A Portrait of Ernst Gruber

A Portrait of Ernst Gruber.
Arias and scenes from Der Freischütz; Il Trovatore; Otello; Sly; Dalibor; Tiefland; Rienzi; Tannhäuser; Lohengrin; Die Meistersinger von Nürnberg; Die Walküre; second act of Tannhäuser.
With Maria Croonen, Sonja Schöner, Wilhelm Klemn, Robert Lauhöfer, Rainer Lüdecke, Theo Adam, Elisabeth rose, Kurt Rehm, Dora Zschille,Christa-Maria Ziese, Brünnhild Friedland, Rudolf Jedlicka, Martin Ritzmann.
(radio recordings 1955 – 1965)
Ponto PO-1033 [3CDs]

Up to now Ernst Gruber was only a name to me. During the fifties and sixties his career was centered in the houses of the defunct German Democratic Republic; first Dresden and Leipzig and later on at the Deutsche Staatsoper in East-Berlin. Usually he rated one or two entries each year in Opera Magazine; mostly just barely mentioning his name as even in those times reviewers concentrated almost exclusively on the antics of director Felsenstein and some of his copycats. So I thought of him as one of those somewhat to be avoided German tenors like Hans Günther Nocker who, while acting their heads off, sang in that barking way that got them epitaphs like “intelligent, thought-provoking” while words like “beauty of tone” were anathema to them and the critics. Mostly they remained behind the Iron Curtain, unless at the last moment they had to run to the rescue in Western Europe or the US when Windgassen or Thomas fell unexpectedly ill. They were always happy to comply as they mostly got 20% of the fee, immediately handing over the remaining 80% to the Stasi officer accompanying and controlling them, who would always remind them of the fate of their families who had to stay home as hostages.
Well, I was wrong in more than one way. Ernst Gruber was an authentic Viennese who made his début aged 29 in Graz in 1947, never gave up his nationality and his Viennese dialect. He lived in Berlin (where there was no wall till 1961) and could easily cross the frontier. So he from time to time he popped up in the West as with his 1967 performance as Tristan in Philadelphia; now even available on CD (Ponto PO 1026). He died in 1979 of the complications of routine surgery.
And I was wrong on the quality of the voice too. It is a big voice as can be clearly heard from the several ensembles on these recordings. The amazing thing is the ringing free top which has no problems at all with high C in “Lodern zum Himmel (= Di quella pira)”. The color is somewhat dark, not very refined, a lot of metal though no sweetness or real beauty in it. He belongs, too, to the old German school where each word has to be understood so that from time to time beauty of tone surrenders to spitting out the right consonants. He reminds me of his contemporary, Ernst Kozub, who made a bigger career. Still, and I know readers must by now be dead tired of this cliché, he would have made quite a career nowadays. Even in those tenorricher times, it is strange he didn’t make more of an impression. I looked up his name in my Chronik der Wiener Staatsoper and to my surprise he never sang in the main house in his city of birth while far lesser tenors as Janko, Lustig, Pöltzer, Söderström were employed in the roles of his repertory.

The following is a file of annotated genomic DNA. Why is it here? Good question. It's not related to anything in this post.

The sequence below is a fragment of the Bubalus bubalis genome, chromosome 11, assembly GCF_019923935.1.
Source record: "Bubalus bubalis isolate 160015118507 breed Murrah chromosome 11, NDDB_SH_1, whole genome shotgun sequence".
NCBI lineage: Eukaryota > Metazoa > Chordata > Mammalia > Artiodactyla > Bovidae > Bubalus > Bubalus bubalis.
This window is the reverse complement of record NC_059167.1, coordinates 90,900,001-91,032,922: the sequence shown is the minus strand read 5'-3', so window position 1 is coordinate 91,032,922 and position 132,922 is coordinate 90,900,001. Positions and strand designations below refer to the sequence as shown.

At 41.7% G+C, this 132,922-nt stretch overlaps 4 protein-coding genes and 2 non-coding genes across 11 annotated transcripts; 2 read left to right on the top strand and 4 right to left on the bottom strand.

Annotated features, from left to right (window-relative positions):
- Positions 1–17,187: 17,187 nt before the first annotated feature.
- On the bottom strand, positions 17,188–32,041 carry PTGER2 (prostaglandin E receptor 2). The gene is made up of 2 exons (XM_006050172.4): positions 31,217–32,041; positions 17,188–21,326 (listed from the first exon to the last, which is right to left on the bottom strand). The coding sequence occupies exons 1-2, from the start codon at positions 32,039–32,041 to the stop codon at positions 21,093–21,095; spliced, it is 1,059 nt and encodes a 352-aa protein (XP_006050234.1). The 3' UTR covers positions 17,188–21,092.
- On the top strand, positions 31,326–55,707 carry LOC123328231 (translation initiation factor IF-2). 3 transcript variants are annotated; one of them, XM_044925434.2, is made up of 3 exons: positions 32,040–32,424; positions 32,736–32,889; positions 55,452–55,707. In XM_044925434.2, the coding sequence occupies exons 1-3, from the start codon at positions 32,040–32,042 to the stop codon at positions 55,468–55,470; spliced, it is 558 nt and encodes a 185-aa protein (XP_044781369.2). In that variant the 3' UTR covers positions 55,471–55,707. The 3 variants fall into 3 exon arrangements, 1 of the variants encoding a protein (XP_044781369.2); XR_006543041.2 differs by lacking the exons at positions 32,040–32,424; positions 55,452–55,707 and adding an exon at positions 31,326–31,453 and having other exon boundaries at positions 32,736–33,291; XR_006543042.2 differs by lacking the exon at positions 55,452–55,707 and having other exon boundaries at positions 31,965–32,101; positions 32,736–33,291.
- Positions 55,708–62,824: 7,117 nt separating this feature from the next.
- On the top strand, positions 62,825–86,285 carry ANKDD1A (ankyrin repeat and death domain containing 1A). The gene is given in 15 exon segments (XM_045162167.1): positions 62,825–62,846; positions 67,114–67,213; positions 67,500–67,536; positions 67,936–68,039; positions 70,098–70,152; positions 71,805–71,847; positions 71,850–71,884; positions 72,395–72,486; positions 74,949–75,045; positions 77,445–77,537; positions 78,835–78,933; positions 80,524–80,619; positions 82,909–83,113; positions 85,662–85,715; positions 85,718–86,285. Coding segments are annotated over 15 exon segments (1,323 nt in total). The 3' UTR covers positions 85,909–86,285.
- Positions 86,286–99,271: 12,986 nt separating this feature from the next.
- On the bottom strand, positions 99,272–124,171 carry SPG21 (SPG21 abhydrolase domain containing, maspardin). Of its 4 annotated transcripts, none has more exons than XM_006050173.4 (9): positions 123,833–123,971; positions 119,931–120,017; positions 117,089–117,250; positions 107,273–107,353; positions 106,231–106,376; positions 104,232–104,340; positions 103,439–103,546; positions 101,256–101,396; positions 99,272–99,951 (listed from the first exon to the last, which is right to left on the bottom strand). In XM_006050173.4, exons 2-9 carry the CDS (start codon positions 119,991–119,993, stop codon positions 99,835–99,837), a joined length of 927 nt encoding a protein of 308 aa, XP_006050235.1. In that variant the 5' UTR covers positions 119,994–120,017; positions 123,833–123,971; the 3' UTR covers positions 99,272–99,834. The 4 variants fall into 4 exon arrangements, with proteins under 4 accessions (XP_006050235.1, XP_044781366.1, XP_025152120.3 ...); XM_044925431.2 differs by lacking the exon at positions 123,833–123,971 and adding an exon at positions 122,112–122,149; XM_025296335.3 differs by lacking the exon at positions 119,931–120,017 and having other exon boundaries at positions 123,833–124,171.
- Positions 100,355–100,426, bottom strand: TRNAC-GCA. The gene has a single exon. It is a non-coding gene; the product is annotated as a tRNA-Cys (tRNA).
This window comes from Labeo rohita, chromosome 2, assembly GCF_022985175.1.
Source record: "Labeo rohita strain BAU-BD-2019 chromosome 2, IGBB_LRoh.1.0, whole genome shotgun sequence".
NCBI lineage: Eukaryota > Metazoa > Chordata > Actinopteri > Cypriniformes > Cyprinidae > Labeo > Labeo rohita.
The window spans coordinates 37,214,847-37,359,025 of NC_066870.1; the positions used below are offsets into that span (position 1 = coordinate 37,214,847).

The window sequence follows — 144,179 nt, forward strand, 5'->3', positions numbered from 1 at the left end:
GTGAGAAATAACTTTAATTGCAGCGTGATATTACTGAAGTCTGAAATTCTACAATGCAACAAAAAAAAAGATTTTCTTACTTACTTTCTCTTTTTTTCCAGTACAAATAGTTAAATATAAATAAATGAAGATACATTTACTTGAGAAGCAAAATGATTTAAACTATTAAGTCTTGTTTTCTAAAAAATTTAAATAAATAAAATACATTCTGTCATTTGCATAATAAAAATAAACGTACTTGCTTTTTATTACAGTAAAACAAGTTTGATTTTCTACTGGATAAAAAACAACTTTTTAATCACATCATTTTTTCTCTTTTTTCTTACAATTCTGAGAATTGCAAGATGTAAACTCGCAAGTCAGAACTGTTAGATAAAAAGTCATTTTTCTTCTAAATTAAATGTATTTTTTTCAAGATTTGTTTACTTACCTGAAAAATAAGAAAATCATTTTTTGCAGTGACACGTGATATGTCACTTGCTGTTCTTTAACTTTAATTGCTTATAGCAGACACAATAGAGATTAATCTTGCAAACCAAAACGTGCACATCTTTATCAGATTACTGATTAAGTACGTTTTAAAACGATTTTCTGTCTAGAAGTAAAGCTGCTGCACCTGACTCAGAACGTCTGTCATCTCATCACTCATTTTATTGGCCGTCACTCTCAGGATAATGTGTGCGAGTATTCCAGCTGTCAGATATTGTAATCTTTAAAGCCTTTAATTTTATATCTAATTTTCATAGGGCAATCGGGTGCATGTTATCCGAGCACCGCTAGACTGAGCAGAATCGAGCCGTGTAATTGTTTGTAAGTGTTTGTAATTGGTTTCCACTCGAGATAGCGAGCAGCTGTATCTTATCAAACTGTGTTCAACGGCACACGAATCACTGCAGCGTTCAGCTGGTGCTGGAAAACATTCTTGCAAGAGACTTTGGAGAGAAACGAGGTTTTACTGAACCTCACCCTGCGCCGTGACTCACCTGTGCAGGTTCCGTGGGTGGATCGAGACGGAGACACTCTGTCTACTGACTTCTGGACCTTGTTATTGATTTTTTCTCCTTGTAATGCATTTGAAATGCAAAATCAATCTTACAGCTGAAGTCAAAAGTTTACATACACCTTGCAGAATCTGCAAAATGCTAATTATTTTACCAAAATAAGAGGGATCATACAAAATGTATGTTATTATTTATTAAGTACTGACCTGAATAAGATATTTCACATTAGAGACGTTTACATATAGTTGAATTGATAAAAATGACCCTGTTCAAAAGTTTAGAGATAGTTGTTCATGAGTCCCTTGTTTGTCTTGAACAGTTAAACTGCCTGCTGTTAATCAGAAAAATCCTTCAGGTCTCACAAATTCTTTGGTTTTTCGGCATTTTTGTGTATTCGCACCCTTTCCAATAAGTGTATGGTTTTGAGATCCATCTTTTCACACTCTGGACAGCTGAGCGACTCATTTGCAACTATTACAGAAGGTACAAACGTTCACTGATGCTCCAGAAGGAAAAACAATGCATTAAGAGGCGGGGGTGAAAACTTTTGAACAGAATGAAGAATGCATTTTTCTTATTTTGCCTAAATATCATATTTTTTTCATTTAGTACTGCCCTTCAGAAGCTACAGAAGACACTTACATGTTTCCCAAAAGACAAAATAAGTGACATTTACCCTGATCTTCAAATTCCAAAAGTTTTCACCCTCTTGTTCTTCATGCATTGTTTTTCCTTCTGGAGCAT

The recordings, all in good sound as they are derived from radio sources, give us a full idea of the voice’s evolution between 1955 and 1965 and it is a fascinating one. In the earlier recordings like Trovatore the voice is very forward, sometimes sounding a little throaty with very open sounds which sometimes grate a bit. Gradually the voice becomes rounder, more beautiful until in the middle register it sometimes has an uncanny resemblance to the Vickers sound in the same repertoire with the difference that Gruber’s high notes above the staff are much stronger and fuller. As can be expected, he is at his best in his German roles, especially where a lot of declamatory music is in attendance like d’Albert’s Tiefland. Kollo, Schock and Hoppe in their official recordings cannot compete with his big incisive sound. In more lyrical roles like Lohengrin and Walther he is less successful though he succeeds in singing some fine pianissimos but the lack of pure beauty in those well known arias is a handicap.
One of the joys of this recording consists in finely having a testimony of other female singers like Elisabeth Rose or Maria Croonen; they too only names up to now. Not that they are singers of genius but both are honest pleasure giving artists though Rose is a shade too lightweight in Tannhäuser on the third disc. We get the whole second act and I fail to see why this is included as Tannhäuser’s role is somewhat limited and Rudolf Jedlicka’s Wolfram is not so unforgettable as to be preserved for eternity. A two-disc set would have given us a fully satisfying portrait of the tenor and would have been cheaper.
Jan Neckers